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“We Were Using Dolly, Crane and Steadicam Under Real and Artificial Rain”: DP Federico Cesca on Dead Pigs

Dead Pigs

Dead Pigs marks the feature film debut from writer/director Cathy Yan. Born in China with an MFA from NYU’s Tisch, Yan directed three shorts (According to My Mother, Down River, Last Night) prior to her first feature. She hired Federico Cesca, a fellow Tisch alum and the DP on last year’s Patti Cake$, to shoot Dead Pigs in Shanghai. Cesca spoke with Filmmaker ahead of Dead Pigs‘ premiere at Sundance about the challenges and rewards of shooting this project.

Filmmaker: How and why did you wind up being the cinematographer of your film? What were the factors and attributes that led to your being hired for this job?

Cesca: Cathy and I met while we were both at Tisch. We worked on a few sets together and really got along. So as soon as she mentioned the idea I was intrigued by it, and since we already had a great rapport I immediately knew it would be a good project. By this time I had already shot a few features and really understood the dynamics of working on projects of this scale. But I would say the main reason for me getting the job was that Cathy felt my aesthetic and work style were a good fit for the film.

Filmmaker: What were your artistic goals on this film, and how did you realize them? How did you want your cinematography to enhance the film’s storytelling and treatment of its characters?

Cesca: The film takes place in this wonderful and surreal place that is nowadays China. The energy and pace at which things are happening there are extreme and somehow made me think of the gold rush in America. Lots of virgin grounds to explore and therefore many gray areas. I’m speaking both creatively and contextually. The contrast between the modern and traditional China was a big visual element. This was quite evidently expressed by the opposites of day vs. night, natural vs. artificial light, city vs. countryside. So we embraced these extremes, allowing the film to go from very naturalistic day scenarios to rather stylized and colorful night settings.

Filmmaker: Were there any specific influences on your cinematography, whether they be other films, or visual art, of photography, or something else?

Cesca: We wanted the film to have a sort of timeless quality, with the color and feel of an ’80s-’90s film, but with a way of lighting that’s more contemporary. The ever-expanding use of LED lights and all sorts of neon-like colors certainly give the world a modern vibe. A couple films we kept talking about were PT Anderson’s Punch-Drunk Love and Magnolia, mostly from a mise-en-scène perspective but also because of color and texture. The fantastic photography book Shanghai Living by Hu Yang was also a nice departure point. Then it was just about letting each place speak to us and trying to bring out the surreal elements out of the ordinary.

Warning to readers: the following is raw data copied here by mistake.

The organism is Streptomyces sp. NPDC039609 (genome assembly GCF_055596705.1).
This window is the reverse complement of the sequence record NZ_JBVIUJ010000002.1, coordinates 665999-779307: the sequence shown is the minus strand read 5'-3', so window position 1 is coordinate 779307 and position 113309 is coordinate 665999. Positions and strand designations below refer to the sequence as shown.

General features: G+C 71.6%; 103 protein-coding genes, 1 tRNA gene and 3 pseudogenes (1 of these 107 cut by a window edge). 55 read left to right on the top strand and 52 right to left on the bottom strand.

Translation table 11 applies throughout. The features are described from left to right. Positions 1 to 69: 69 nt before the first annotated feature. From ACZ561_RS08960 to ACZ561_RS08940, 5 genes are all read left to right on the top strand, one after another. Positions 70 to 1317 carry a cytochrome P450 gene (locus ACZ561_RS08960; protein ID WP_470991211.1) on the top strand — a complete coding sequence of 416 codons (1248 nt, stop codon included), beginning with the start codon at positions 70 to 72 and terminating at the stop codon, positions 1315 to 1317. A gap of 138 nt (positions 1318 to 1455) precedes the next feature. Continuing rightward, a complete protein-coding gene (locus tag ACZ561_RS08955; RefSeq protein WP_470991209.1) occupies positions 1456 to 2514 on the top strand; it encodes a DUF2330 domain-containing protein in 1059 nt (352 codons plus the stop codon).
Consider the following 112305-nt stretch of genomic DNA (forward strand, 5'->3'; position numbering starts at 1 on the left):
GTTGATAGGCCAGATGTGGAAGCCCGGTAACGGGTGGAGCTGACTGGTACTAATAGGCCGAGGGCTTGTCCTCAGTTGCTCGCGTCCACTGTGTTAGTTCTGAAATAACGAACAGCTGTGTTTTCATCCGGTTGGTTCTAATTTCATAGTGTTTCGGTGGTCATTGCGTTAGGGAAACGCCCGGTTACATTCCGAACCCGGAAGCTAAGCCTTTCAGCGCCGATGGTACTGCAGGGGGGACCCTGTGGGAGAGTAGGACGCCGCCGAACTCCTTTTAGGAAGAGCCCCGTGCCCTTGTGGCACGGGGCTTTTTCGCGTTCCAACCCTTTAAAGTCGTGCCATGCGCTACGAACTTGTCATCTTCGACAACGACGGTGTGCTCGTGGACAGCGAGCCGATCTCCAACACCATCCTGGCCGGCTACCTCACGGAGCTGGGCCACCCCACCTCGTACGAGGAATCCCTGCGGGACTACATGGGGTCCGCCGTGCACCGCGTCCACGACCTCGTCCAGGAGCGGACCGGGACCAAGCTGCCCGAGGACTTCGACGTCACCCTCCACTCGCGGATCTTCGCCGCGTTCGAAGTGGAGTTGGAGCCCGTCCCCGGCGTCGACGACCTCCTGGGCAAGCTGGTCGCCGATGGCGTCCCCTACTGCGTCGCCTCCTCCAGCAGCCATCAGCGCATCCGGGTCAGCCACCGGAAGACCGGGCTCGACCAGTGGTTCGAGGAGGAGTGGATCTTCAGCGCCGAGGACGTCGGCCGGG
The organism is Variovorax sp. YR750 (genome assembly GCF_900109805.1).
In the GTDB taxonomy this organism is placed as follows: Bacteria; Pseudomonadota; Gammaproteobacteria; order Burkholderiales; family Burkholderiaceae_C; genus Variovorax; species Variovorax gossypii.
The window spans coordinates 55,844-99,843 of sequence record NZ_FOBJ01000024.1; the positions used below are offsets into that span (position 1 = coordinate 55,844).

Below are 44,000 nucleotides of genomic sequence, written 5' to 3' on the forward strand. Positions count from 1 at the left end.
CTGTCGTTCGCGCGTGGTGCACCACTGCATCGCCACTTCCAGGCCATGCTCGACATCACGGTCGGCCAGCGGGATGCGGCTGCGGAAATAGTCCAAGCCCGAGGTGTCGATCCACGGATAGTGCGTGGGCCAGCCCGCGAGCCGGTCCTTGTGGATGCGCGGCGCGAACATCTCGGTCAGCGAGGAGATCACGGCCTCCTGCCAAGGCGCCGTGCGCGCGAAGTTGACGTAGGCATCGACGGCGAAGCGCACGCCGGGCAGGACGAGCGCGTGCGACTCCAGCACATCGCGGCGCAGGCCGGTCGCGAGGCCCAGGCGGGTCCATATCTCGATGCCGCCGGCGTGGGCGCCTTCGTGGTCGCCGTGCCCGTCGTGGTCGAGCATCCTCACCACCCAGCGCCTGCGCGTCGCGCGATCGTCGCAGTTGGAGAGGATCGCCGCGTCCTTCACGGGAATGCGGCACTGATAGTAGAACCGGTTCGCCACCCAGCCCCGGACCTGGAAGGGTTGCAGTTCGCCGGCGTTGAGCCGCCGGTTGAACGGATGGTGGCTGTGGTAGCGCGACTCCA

Filmmaker: What were the biggest challenges posed by production to those goals?

Cesca: Traffic was the biggest challenge. We were shooting in Shanghai and within a two-hour radius from our base, so a lot of time was spent on the road. The other big challenges were mostly dealing with unpredictable weather and trying to make the best out of our resources and time.

Filmmaker: What camera did you shoot on? Why did you choose the camera that you did? What lenses did you use?

Cesca: Since the option of shooting on film was not possible we shot on the Arri Alexa Mini. I’m very comfortable with that camera, and since I knew we would be working under a lot of diverse and extreme lighting circumstances, it was quite an easy choice. I love the way it renders skin tones and the organic feel it has when pushed the right amount. We shot with the Master Anamorphic lenses.

Filmmaker: Describe your approach to lighting.

Cesca: I like to keep lighting simple and, whenever possible, light for space and let the characters move around freely. I would say it’s some kind of enhanced natural lighting. Once we already knew the locations Cathy and I would discuss each scene with floor plans and based on this I would come up with a lighting scheme. But on the day I would always let her rehearse and block the scenes, and adjust our initial plans accordingly in order to avoid things becoming contrived.

Filmmaker: What was the most difficult scene to realize and why? And how did you do it?

Cesca: There’s a scene where it rains and one of the characters is up on the roof of a house, and a lot of people gather around. It is a long scene, with many layers, and where all the main characters converge. The location was difficult, the ground was muddy, with debris everywhere, and we were using dolly, crane and Steadicam under real and artificial rain. It was very hard to keep track of all these elements.

Filmmaker: Finally, describe the finishing of the film. How much of your look was “baked in” versus realized in the DI?

Cesca: I would say 95 percent of the look is achieved on set. Our colorist Andrew Francis and I worked on a LUT based on some footage shot on location, and I used it throughout the film. Ultimately, we did tweak it a bit, but it was mostly baked in.


  • Camera: Alexa Mini
  • Lenses: Master Anamorphic
  • Lighting: Enhanced natural light
  • Processing: Digital (ProRes 4444 2K Ana)
  • Color Grading: Blackmagic Resolve, colorist Andrew Francis
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